Netball Expert & Columnist
Tamsin Greenway believes netball must pull together as one for global benefits
"I say we take the threats off the table and start looking at constructive ways for governing bodies, players and clubs to get the very best out of every season and cycle"
Last Updated: 15/11/19 5:01pm
In this week's column, Tamsin Greenway gives her thoughts about the reported tension within netball in Jamaica and looks at the wider topic of the club, country and player pull as the sport becomes increasingly professional around the world.
Over the past few weeks there have been a lot of reports coming out of Jamaica talking about discord between the players that represented the Sunshine Girls at the Netball World Cup and the governing body.
Jamaica will return to English soil for the Vitality Nations Cup in January to form a four-team competition instead of the usual Quad Series.
It's rumoured that Australia wanted their players to rest so stepped away from the usual make-up. It marks a great opportunity for Jamaica but there's a huge amount of uncertainty around the Sunshine Girls and the squad that they'll be arriving with.
We don't know all of the details, all we've seen are reports out of Jamaica about players being invited to trial and then responses apparently not being sent back which has resulted in majority of their World Cup squad looking like they will be left out in January.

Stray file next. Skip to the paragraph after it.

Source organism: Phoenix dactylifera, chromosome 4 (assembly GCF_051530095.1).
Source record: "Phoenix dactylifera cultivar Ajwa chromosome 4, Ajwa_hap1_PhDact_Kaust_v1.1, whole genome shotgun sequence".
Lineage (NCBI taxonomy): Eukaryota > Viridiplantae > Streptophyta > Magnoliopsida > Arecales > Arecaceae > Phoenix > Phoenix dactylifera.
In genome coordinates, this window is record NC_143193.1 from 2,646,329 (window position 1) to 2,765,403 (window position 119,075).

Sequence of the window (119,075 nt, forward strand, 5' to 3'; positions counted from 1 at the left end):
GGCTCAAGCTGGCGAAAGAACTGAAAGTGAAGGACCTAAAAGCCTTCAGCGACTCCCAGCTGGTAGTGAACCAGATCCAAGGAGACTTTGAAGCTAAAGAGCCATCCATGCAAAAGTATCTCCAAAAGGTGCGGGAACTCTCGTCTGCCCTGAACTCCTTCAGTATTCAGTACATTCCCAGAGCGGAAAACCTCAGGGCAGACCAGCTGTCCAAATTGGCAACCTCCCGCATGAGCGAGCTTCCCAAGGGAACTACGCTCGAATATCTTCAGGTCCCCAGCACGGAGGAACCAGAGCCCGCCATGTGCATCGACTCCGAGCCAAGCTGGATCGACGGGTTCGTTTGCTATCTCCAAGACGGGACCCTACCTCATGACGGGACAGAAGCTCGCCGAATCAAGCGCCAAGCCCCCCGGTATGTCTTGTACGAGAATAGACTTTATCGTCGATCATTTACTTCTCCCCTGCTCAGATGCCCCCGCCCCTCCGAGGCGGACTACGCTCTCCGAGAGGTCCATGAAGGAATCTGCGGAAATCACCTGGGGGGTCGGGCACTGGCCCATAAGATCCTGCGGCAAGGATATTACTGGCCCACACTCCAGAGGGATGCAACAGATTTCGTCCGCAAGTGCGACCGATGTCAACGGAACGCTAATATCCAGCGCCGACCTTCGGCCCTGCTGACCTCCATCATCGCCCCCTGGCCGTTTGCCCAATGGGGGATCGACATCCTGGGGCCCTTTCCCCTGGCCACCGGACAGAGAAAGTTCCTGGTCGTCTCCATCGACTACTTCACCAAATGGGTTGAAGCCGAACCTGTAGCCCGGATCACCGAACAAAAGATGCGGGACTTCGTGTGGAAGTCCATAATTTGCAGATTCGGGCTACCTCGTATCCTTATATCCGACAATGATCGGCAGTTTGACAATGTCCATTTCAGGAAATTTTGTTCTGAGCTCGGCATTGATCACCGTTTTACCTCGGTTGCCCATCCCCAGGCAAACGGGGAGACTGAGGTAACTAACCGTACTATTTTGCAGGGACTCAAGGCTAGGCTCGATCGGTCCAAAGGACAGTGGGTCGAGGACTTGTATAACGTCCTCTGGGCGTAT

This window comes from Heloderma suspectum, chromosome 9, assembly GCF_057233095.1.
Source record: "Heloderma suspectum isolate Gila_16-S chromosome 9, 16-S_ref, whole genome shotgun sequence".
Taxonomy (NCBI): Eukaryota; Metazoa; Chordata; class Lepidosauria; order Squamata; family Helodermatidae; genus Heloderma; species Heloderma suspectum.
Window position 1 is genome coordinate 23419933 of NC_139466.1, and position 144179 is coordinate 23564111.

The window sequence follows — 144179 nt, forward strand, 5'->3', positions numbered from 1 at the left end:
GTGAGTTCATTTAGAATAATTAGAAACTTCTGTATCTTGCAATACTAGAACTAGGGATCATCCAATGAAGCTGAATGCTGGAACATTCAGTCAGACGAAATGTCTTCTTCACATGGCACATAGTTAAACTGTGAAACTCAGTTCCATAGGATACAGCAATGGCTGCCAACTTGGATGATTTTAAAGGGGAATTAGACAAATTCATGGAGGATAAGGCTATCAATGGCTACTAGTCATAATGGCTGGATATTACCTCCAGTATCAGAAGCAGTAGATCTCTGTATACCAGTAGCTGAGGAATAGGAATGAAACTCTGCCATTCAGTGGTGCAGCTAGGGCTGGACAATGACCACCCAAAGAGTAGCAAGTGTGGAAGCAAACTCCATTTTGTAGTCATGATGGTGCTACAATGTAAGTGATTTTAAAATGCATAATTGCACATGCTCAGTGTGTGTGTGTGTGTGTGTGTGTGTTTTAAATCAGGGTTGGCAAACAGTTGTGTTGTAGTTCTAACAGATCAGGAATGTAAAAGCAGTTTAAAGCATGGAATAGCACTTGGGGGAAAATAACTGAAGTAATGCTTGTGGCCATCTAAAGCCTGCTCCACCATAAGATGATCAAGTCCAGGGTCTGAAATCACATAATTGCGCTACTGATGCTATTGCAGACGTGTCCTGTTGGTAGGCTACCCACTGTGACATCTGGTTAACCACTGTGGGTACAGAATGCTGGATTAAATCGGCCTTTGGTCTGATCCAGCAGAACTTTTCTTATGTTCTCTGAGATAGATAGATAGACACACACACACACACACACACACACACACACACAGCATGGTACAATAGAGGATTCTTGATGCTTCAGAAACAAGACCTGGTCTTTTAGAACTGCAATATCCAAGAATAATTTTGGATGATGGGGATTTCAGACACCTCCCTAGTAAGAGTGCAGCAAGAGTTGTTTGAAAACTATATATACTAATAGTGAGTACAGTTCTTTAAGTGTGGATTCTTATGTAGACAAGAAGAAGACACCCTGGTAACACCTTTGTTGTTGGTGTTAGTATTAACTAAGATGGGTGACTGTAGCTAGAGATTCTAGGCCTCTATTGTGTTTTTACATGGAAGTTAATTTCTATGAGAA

I just think that it's such a sad state of affairs. It's not the first time that we've seen a club versus country player-pull, it's happening all around the world but in several different ways.
I personally haven't spoken to any of the Jamaican players but it is such a shame that players and governing bodies seem to be getting themselves into such difficult positions.
The apparent tension within Netball Jamaica and the difficulties that they look to be facing aren't an isolated incident though, and it's certainly not the first time that there have been player-governing body conflicts in netball across the world.
What's different now is that we're talking about and we're reporting about it, which governing bodies and players haven't always been able to do. However this comes with its own issues and isn't always met with a positive reaction.
Moving forward into the professional era, netball has a much larger voice and things like this are going to be, and have to be discussed in the wider environment.
Speaking from experience, I remember during the 2010 Commonwealth Games and 2011 World Cup cycle, the ANZ had been up and running for a couple of years and we had a situation where Geva Mentor and Sonia Mkoloma were choosing to go out and play in Australia for the season.
I remember sitting in a meeting and the premise was, if you decided to go and play in the ANZ then you wouldn't play for England and all of the players said 'No, that's not happening, we're not going to this competition without these two'. We made the point that we wanted them with us and placing a rule like that was only going to cause tension.